Transcript of an interview on September 24, 2023:
Deanna Sumanac-Johnson: As we mentioned, India announced it was stopping all visa services for Canadians. The move has led to concern and frustration among many Indians in Canada. For more on this angle, we're joined by immigration lawyer Raj Sharma.
Thank you so much for making the time for us, Raj. Tell me, first of all, what do you make of India's decision to suspend visa services for Canadians?
Raj Sharma: First of all, the announcement was out of the blue. No one expected it. Obviously, the Indians didn't telegraph this. They sort of ratcheted it up fairly quickly. So, firstly, they responded very strongly to the allegations of a potential link for the murder of Hardeep Singh Nijjar to Indian agents or Indian diplomats. This [announcement] came out of the blue, and so as you can imagine, it's resulted in a great deal of unease and uncertainty for Indo-Canadians.
Now we have hundreds of thousands of Indo-Canadians. Of course, we have the 700,000 plus Sikhs from the Punjab, mainly from Punjab. We also have Indians from all over India. Indo-Canadians have maintained massive ties to [India], and [as one example] this has thrown a monkey wrench to the wedding season. Obviously, a lot of Indians go back to attend the weddings of family back home. They also go back to get married themselves.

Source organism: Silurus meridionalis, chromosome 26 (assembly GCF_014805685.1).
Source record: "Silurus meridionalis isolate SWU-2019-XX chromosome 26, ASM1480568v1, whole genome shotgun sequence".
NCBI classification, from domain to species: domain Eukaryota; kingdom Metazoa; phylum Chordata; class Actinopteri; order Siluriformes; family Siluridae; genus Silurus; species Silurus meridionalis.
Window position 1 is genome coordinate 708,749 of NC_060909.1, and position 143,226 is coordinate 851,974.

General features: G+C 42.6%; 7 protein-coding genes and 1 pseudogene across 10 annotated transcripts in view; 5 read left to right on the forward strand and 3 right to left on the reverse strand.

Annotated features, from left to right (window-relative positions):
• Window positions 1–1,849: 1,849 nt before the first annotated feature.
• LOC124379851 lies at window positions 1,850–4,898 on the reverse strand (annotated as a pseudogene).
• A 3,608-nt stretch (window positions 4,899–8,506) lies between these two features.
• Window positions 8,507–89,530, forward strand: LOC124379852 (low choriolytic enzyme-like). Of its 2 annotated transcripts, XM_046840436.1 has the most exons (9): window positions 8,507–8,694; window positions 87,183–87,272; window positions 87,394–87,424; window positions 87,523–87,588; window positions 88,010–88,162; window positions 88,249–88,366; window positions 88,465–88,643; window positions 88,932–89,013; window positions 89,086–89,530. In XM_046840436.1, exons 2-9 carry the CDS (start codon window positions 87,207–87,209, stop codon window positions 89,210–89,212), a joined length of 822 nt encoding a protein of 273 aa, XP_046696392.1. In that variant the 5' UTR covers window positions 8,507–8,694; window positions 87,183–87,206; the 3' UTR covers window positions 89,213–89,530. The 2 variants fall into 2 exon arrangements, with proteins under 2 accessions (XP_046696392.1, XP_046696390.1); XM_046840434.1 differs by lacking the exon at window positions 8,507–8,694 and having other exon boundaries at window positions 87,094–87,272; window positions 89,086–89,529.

Deanna Sumanac-Johnson: Tell me, Raj, you mentioned that concern you're hearing. Can you tell me some of the specific things that your clients are worried about? Some of the specific things that you're hearing about from the members of the Indian diaspora.
Raj Sharma: Deanna, something like this has primary, secondary and tertiary consequences. It is very, very difficult to encapsulate all of the ways that this announcement will impact individuals, but I'll give you an example.
I met a very lovely lady who is retiring. She's originally from Goa. She booked her tickets to Mumbai, she's selling her ancestral home. The plan was to take her two sons with her to back home, and in her words, she just wanted them to sleep one night on the floor of the home that she grew up in so that they would have a connection to their past. She has an overseas citizen of India card. She can travel. The older son, she applied for a visa for him on Monday. She got it by Tuesday. The second son, I think she applied on Tuesday and didn't get it, just a receipt or an acknowledgement of receipt. Her flight is this Friday. So that's just one small snapshot of one particular life that's being impacted by this.
There's a great, African proverb that when elephants fight, the grass gets trampled and we have this sort of tit-for-tat or we have this sort of downward spiral between India and Canada, two formerly friendly democratic nations, but it's going to be ordinary individuals that pay the price that have nothing to do really with nothing.
Deanna Sumanac-Johnson: Tell me, Raj, that situation of that family you mentioned really illustrates just the complications and, of course, every family has their own individual situation going on. Tell me about what this could mean for Indian national's pending deportation from Canada.